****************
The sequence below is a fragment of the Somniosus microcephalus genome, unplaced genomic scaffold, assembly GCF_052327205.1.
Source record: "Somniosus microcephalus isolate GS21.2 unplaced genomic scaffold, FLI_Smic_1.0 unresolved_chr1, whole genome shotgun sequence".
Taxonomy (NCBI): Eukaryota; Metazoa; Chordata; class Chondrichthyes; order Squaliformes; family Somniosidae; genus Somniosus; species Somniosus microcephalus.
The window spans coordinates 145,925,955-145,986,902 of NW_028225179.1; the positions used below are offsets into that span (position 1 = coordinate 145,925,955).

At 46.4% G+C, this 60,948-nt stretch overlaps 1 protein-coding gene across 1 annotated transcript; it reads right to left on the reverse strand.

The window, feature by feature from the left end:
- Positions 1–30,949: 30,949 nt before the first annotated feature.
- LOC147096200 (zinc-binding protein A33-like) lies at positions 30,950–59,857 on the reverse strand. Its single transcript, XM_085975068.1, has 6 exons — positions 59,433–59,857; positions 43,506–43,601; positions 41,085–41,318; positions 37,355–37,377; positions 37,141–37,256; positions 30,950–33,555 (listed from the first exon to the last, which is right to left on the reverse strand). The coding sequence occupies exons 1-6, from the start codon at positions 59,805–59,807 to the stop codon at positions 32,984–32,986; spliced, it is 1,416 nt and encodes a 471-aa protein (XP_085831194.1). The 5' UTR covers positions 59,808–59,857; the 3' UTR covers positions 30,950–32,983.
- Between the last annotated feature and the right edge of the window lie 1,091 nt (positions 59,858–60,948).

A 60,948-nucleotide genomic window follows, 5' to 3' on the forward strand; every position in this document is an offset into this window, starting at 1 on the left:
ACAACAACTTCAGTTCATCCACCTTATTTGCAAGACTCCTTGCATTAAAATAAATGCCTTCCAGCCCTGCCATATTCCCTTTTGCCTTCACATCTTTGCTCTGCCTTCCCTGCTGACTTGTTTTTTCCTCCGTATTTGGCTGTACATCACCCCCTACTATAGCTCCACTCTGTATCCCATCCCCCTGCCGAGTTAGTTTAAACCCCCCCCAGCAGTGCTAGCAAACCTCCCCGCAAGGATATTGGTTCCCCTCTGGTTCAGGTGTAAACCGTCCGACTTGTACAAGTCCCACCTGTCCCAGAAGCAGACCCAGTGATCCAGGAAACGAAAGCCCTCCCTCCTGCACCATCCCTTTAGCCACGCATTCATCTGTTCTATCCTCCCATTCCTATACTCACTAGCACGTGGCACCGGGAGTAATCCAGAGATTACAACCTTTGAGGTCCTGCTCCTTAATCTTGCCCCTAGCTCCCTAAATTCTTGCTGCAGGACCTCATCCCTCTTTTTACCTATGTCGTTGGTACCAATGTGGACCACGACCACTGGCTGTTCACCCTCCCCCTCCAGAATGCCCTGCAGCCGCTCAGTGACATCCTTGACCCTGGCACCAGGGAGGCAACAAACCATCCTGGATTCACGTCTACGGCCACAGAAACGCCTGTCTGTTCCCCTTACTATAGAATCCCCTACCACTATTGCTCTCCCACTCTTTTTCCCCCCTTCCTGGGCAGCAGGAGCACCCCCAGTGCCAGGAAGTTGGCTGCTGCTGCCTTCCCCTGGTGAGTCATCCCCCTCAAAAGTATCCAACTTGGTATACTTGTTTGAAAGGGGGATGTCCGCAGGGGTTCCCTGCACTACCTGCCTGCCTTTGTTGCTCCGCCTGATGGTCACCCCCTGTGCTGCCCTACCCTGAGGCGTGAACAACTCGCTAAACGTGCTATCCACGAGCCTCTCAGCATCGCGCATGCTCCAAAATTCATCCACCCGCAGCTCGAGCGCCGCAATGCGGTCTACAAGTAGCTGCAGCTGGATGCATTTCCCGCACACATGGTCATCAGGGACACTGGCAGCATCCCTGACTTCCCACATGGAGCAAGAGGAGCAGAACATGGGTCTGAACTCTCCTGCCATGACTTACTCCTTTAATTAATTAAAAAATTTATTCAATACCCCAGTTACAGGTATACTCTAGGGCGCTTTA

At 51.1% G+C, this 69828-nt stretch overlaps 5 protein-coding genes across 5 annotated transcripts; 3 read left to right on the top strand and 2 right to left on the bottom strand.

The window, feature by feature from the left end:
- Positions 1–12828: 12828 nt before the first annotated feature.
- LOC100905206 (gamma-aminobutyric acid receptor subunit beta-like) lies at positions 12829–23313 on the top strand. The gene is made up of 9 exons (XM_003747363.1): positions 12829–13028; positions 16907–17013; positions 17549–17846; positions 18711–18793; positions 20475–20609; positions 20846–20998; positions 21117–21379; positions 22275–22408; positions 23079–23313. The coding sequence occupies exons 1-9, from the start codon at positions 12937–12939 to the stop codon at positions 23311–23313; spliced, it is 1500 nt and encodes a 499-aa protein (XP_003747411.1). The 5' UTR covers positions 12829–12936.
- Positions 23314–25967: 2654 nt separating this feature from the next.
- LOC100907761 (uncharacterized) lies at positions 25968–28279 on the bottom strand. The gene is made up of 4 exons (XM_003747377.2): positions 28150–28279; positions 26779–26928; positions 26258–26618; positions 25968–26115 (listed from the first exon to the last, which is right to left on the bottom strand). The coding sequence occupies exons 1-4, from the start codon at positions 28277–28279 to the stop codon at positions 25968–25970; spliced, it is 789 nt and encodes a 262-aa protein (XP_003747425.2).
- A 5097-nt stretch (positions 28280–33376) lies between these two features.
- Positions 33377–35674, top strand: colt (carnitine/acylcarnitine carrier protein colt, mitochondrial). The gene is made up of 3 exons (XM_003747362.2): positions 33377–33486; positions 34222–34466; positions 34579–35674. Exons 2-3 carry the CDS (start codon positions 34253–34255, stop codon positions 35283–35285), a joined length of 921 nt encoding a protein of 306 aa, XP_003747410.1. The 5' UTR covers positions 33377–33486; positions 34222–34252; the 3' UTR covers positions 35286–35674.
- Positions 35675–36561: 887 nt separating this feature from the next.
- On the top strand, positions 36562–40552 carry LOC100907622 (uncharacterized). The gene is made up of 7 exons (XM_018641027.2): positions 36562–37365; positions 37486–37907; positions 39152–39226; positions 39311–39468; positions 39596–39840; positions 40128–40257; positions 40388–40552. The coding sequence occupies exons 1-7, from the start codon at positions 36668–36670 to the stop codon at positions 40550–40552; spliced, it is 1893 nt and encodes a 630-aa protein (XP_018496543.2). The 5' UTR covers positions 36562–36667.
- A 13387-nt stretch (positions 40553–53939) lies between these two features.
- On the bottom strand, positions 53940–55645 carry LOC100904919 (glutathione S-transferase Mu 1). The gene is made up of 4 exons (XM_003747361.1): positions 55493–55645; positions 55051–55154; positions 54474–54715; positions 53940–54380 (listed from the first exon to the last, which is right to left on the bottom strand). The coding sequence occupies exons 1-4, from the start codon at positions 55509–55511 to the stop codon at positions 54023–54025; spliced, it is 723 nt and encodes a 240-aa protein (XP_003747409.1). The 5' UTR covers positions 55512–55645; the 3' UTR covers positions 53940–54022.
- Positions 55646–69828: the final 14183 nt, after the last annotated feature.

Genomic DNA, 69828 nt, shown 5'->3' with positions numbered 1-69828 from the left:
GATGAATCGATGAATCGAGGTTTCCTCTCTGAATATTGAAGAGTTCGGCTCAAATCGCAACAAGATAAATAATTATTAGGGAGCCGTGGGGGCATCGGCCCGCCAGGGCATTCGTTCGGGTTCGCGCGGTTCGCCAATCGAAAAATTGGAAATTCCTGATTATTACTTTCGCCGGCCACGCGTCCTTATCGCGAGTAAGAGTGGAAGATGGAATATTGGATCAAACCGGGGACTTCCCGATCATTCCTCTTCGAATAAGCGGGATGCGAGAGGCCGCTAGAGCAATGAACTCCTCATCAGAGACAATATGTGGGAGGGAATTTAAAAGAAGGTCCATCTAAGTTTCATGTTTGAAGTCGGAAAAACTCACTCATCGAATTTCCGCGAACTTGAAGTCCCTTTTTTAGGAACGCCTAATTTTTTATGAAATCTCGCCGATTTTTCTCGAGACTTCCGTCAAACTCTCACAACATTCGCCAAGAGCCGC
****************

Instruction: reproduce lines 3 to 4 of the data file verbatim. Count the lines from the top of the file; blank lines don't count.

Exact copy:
Taxonomy (NCBI): Eukaryota; Metazoa; Chordata; class Chondrichthyes; order Squaliformes; family Somniosidae; genus Somniosus; species Somniosus microcephalus.
The window spans coordinates 145,925,955-145,986,902 of NW_028225179.1; the positions used below are offsets into that span (position 1 = coordinate 145,925,955).